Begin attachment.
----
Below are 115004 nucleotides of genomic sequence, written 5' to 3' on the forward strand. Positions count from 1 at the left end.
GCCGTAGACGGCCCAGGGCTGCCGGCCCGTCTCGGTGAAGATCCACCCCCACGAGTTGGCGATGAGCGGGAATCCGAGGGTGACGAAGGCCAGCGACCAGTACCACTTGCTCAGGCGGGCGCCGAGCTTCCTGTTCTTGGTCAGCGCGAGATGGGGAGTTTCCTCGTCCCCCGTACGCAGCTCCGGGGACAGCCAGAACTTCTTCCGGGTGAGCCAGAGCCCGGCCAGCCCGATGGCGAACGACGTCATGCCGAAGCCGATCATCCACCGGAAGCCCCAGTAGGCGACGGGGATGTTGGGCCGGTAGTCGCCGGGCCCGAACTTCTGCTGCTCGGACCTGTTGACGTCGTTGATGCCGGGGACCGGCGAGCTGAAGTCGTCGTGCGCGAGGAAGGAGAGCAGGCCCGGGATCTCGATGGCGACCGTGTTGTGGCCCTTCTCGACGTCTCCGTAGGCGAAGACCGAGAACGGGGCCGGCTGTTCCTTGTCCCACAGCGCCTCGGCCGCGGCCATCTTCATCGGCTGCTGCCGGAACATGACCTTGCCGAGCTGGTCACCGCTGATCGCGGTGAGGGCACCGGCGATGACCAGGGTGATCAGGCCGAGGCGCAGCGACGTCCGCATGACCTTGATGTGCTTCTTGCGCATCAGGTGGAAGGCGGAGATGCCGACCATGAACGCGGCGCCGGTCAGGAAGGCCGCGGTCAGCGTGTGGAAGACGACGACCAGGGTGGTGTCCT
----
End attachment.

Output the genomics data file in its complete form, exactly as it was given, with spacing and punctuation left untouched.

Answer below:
Below are 115004 nucleotides of genomic sequence, written 5' to 3' on the forward strand. Positions count from 1 at the left end.
GCCGTAGACGGCCCAGGGCTGCCGGCCCGTCTCGGTGAAGATCCACCCCCACGAGTTGGCGATGAGCGGGAATCCGAGGGTGACGAAGGCCAGCGACCAGTACCACTTGCTCAGGCGGGCGCCGAGCTTCCTGTTCTTGGTCAGCGCGAGATGGGGAGTTTCCTCGTCCCCCGTACGCAGCTCCGGGGACAGCCAGAACTTCTTCCGGGTGAGCCAGAGCCCGGCCAGCCCGATGGCGAACGACGTCATGCCGAAGCCGATCATCCACCGGAAGCCCCAGTAGGCGACGGGGATGTTGGGCCGGTAGTCGCCGGGCCCGAACTTCTGCTGCTCGGACCTGTTGACGTCGTTGATGCCGGGGACCGGCGAGCTGAAGTCGTCGTGCGCGAGGAAGGAGAGCAGGCCCGGGATCTCGATGGCGACCGTGTTGTGGCCCTTCTCGACGTCTCCGTAGGCGAAGACCGAGAACGGGGCCGGCTGTTCCTTGTCCCACAGCGCCTCGGCCGCGGCCATCTTCATCGGCTGCTGCCGGAACATGACCTTGCCGAGCTGGTCACCGCTGATCGCGGTGAGGGCACCGGCGATGACCAGGGTGATCAGGCCGAGGCGCAGCGACGTCCGCATGACCTTGATGTGCTTCTTGCGCATCAGGTGGAAGGCGGAGATGCCGACCATGAACGCGGCGCCGGTCAGGAAGGCCGCGGTCAGCGTGTGGAAGACGACGACCAGGGTGGTGTCCT